ODOT is Installing New Technology on Highways to Warn Drivers of Upcoming Traffic Congestion

I-90 West at E. 55th and I-176 North will be included

click to enlarge Ohio Gov. Mike DeWine at the Ohio Department of Transportation on Feb. 15. ODOT will install 13 automatic traffic queue warning systems that will use technology to detect and warn drivers of upcoming traffic congestion on highways. - (Photo by Megan Henry, Ohio Capital Journal.)
(Photo by Megan Henry, Ohio Capital Journal.)
Ohio Gov. Mike DeWine at the Ohio Department of Transportation on Feb. 15. ODOT will install 13 automatic traffic queue warning systems that will use technology to detect and warn drivers of upcoming traffic congestion on highways.

The Ohio Department of Transportation is spending millions of dollars to install new warning system technology on highways across the state that will warn drivers of upcoming traffic congestion. 

The new automatic traffic queue warning systems are designed to cut down on “end-of-queue” crashes that occur on highways when drivers aren’t able to spot slowed or stopped traffic in time, resulting in a collision at the end of a traffic slow-down. 

Thirteen highway sites will have the warning systems installed, which are designed to notice slow or stopped traffic that will trigger a message board to warn drivers of upcoming slow traffic.

“The advanced cameras monitoring live traffic that feed into ODOT traffic management center will be tapping in real time when traffic is slowing down,” Ohio Gov. Mike DeWine said Thursday during a press conference. “That technology will then immediately turn on a digital message warning drivers approximately two miles back of the upcoming slowdown.”

The estimated cost for each warning system ranges from $300,000 to $600,000 per site, depending on factors such as running utilities, ODOT spokesperson Matt Bruning said in an email. This means ODOT will spend between $3.9 million to $7.8 million to pay for the new technology.

It will take two years for ODOT to complete installation at all 13 sites.

The 13 sites

  • Cuyahoga County: I-90 WB, E. 55th to SR 2 Split (Innerbelt Curve)
  • Cuyahoga County: SR 176 NB south of Denison to 1-71/1-90 merge
  • Summit County: SR 8 at Howe Ave.
  • Licking County: I-70 westbound at SR 310
  • Franklin County: I-70 EB before US 33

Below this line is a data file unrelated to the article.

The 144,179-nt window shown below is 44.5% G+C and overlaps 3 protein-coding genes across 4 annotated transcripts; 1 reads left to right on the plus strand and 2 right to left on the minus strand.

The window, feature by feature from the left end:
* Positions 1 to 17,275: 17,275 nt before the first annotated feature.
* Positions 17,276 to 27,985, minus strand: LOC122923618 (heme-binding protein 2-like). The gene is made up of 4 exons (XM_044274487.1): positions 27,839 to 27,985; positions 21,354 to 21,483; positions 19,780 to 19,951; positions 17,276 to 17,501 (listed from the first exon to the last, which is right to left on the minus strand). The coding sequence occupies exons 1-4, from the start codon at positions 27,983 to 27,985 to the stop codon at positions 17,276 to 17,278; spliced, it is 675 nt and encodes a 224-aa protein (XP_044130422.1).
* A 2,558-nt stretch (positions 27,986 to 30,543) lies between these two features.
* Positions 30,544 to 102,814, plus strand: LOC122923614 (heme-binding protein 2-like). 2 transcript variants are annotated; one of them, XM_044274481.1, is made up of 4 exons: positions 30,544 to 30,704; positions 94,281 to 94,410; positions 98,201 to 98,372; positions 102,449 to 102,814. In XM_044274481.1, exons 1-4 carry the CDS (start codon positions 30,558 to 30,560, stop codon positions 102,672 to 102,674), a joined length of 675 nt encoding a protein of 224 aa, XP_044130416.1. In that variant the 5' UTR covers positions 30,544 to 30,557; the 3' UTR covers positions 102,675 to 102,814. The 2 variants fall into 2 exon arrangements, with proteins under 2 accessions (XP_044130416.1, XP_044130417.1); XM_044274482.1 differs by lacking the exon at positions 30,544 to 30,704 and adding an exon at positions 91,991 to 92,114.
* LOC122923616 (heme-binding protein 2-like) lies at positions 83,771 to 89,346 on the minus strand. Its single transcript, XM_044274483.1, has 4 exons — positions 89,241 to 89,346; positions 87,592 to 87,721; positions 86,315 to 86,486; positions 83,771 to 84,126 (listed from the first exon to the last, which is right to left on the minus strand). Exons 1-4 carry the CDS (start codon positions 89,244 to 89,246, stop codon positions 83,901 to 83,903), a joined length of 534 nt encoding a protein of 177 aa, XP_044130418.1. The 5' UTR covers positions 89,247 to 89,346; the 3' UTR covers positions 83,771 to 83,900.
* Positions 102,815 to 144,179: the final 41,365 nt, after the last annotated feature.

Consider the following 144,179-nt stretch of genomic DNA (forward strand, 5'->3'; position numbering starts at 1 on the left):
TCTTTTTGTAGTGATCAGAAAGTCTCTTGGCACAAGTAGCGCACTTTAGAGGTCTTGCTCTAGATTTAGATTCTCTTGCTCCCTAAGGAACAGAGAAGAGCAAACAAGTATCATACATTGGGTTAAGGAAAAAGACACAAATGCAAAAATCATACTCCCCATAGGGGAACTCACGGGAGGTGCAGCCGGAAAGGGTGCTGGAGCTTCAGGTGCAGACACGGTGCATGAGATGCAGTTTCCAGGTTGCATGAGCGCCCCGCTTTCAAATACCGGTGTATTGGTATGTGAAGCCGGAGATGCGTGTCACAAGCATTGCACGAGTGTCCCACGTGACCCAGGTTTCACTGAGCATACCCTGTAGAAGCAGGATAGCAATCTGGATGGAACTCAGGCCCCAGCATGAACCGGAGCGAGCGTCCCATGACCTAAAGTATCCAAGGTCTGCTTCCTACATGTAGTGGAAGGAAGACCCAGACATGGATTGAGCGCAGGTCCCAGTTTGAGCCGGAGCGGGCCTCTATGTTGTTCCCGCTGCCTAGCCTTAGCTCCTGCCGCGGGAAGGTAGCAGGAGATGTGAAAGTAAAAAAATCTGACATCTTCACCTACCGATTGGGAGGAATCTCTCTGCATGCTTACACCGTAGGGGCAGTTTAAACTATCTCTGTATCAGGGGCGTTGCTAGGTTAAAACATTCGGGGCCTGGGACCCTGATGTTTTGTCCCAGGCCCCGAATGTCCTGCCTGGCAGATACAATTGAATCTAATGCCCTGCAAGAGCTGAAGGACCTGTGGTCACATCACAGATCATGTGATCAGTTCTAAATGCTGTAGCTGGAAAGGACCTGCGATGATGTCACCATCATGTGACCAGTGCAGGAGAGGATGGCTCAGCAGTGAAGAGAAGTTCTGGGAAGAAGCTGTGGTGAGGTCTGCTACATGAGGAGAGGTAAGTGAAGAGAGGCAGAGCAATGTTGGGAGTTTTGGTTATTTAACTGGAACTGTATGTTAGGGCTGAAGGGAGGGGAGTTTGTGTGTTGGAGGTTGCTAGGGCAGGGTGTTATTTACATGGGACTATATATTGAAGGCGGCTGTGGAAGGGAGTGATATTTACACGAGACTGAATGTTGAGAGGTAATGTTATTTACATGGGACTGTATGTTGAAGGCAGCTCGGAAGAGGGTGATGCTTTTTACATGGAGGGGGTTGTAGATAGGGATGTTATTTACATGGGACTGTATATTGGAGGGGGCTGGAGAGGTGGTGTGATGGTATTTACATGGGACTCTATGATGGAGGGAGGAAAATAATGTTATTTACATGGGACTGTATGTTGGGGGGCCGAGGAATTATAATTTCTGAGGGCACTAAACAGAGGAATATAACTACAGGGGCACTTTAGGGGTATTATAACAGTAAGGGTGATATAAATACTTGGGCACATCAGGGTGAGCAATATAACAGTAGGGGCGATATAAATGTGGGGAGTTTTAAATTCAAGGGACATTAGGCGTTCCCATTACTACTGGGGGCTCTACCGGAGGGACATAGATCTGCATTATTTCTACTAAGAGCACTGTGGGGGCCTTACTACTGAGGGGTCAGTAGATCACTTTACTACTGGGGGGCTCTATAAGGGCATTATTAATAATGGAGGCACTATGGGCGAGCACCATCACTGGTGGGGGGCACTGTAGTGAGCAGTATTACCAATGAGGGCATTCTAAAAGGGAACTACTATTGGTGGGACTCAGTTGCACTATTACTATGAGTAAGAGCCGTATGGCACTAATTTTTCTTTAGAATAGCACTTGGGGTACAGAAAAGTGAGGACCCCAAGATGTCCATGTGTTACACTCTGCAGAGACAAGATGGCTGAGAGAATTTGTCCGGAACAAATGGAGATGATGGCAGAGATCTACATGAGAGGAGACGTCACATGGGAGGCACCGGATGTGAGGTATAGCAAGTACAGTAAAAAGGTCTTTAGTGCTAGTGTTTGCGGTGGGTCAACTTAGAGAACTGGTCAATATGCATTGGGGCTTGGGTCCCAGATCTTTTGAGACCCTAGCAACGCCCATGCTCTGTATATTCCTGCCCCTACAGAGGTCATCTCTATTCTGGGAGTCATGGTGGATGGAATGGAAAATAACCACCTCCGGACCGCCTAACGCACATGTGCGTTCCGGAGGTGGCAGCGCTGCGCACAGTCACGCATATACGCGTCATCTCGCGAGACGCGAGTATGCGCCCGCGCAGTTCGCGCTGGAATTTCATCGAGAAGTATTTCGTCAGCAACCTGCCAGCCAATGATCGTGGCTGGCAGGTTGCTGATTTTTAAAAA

• Franklin County: I-670 EB before SR 315Franklin County: SR 315 before Kinnear Rd.
  • Franklin County: SR 315 before Refugee Rd./ramp to US-33
  • Franklin County: I-71 SB before N. Broadway/Cooke Rd.
  • Hamilton County: SR 126 EN before I-71
  • Hamilton County: I-71 NB before SR 126
  • Hamilton County: I-275 WB after I-75Greene County: 1-675 SB before Wilmington Pike

“These 13 sites were picked based upon the data that we have that indicates they’re the most likely places to have serious rear-end crashes,” DeWine said. “This technology obviously does not replace the need for drivers to simply pay attention while they’re on the roads. The new tool we’re announcing today can help prevent crashes, but ultimately it’s up to all of us, all of us who drive on the highway, to pay attention to the roads.”

The new warning system could also be installed at other sites along Ohio’s highways in the future.

End-of-queue crashes

There were 8,811 end-of-queue highway crashes last year and ODOT expects this new technology will reduce these types of crashes by at least 16% — which equates to about 1,400 crashes, said ODOT Director Jack Marchbanks.

“That’s more than 1,400 Ohioans getting home to their kids and their spouses, petting their dog or cat and continuing living their best life,” he said.

Tuscarawas Valley Crash

A recent example of a deadly end-of-queue crash happened on Nov. 14 when a multi-vehicle crash on Interstate 70 in Licking County resulted in the death of three Tuscarawas Valley Middle-High School students and three adults.

The first of the 13 sites went live this week near the site of the Licking County crash. The warning system for this particular location was already in the works before the fatal crash. 

“This accelerated it,” Marchbanks said. “This site was picked because it already had much of the site ready work already there because of the existing sign to the electricity and the broadband connection. We’ve been working on cue detection and this particular tragedy just punched everyone in the gut … (and) prompted us to really reflect this technology and bring it on board as soon as possible.”

Distracted driver law

A distracted driver law went into effect last year that made it a primary offense to use your phone while driving, meaning law enforcement can pull over a driver simply for using their phone.

The law went into effect in April with a six-month grace period, meaning officers started issuing citations in October. The first offense within two years comes with a $150 fine and two points on a driver’s license. A second offense in two years goes up to three points and a fine of $250.

There were 15,500 fewer traffic crashes last year when compared to 2022 and 46,500 fewer crashes when compared to 2019, according to the Ohio State Highway Patrol.

Originally published by the Ohio Capital Journal. Republished here with permission.
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